FDA Grants ‘Humanitarian Use Device’ Status to Tool for PAH Biopsies, Supporting Possible Approval
The Endoarterial Biopsy Catheter (EABC), a tool for performing biopsies on lung artery walls to better evaluate pulmonary arterial hypertension (PAH) in people and responses to treatment, has been designated a humanitarian use device (HUD) by the U.S. Food and Drug Administration (FDA), its maker, Vascular Biosciences, announced.
This designation is given to medical devices intended to improve the treatment or assist in diagnosing people with rare disorders, defined here as diseases affecting fewer than 8,000 people in the U.S. every year.
The company is planning to apply for a humanitarian device exemption (HDE), which if given would allow the device’s use with PAH patients in the country.
“This is a major milestone in our continuing efforts to develop diagnostic solutions for Group 1 pulmonary arterial hypertension patients. We are excited to continue making purposeful strides towards the first clinical use of the endoarterial biopsy catheter,” David Mann, SEO of Vascular BioSciences, said in a press release.
EABC is designed to gather tissue samples from the inner layers of the pulmonary artery wall — the artery that connects the heart to the lungs — of people whose diseases are classified within the World Health organization (WHO) Group 1, which includes PAH.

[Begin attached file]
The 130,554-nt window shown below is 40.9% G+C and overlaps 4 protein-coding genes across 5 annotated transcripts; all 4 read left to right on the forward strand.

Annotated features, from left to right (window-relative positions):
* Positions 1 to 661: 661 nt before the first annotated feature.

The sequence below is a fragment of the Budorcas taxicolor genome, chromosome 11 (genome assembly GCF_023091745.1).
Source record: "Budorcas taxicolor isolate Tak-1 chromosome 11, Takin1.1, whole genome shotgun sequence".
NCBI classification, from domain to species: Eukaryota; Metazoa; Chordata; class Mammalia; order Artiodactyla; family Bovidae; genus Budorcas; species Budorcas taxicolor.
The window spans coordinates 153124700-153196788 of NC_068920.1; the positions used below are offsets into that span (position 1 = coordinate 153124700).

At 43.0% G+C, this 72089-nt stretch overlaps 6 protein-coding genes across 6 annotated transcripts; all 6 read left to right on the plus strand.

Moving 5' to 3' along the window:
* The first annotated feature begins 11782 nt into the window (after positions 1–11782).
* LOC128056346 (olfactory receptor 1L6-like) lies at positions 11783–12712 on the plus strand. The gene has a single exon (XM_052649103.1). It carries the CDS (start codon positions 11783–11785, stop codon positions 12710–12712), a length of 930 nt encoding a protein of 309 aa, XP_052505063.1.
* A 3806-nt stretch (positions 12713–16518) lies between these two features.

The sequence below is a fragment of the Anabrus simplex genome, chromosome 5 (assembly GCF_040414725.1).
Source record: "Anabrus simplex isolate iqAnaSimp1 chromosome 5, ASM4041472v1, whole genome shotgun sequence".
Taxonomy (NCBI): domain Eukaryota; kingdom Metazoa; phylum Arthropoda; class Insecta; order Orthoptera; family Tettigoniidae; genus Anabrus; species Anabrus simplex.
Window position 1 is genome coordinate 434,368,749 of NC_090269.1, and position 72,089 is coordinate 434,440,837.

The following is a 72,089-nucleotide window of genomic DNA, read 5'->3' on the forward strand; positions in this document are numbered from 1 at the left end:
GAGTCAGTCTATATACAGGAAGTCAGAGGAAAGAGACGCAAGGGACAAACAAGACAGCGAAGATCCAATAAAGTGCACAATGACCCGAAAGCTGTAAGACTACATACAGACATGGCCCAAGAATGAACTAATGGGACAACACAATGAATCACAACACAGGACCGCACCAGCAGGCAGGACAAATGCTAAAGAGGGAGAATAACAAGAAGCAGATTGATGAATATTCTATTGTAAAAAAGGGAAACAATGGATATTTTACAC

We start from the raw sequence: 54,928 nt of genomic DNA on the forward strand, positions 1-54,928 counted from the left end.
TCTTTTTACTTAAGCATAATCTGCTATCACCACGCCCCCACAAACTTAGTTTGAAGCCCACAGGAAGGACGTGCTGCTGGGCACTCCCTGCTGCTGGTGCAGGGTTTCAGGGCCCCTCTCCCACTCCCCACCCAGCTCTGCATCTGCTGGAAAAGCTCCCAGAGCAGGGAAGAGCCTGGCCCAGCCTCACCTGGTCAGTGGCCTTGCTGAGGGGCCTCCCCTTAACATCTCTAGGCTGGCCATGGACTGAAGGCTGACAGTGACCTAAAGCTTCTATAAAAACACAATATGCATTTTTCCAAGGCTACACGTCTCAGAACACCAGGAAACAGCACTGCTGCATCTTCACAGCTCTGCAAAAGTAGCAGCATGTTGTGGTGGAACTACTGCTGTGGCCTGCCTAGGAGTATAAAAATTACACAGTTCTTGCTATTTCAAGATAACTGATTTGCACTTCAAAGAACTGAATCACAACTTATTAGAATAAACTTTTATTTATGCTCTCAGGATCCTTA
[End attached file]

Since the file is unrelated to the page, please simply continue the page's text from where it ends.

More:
Tissue biopsies collected with the EABC can be used to help determine disease status, signs of disease progression, and patients’ prognosis. It may also allow assessing tissue and molecular features associated with the disease that otherwise would be very difficult to determine.
“Assessing treatment response in PAH is necessarily delayed and indirect, based on repeat hemodynamic measurements and functional responses,” said Paul Yu, MD, PhD, an associate professor of medicine at Harvard Medical School, and cardiovascular medicine specialist at Brigham and Women’s Hospital. “A modality for assessing the histologic and molecular characteristics of pulmonary vascular lesions in PAH could allow tailoring effective treatments to individuals based on tissue diagnoses and responses, and could transform our understanding of the factors that contribute to the progression of disease.
“The endoarterial biopsy catheter being developed by Vascular BioSciences would greatly facilitate these important developments for PAH care,” Yu added.
Under the HDE program, any medical device given a humanitarian use device designation is eligible for review for marketing approval without its manufacturer having to provide scientific proof of its effectiveness. Under FDA regulations, all devices receiving HDE are subject to certain profit and use restrictions.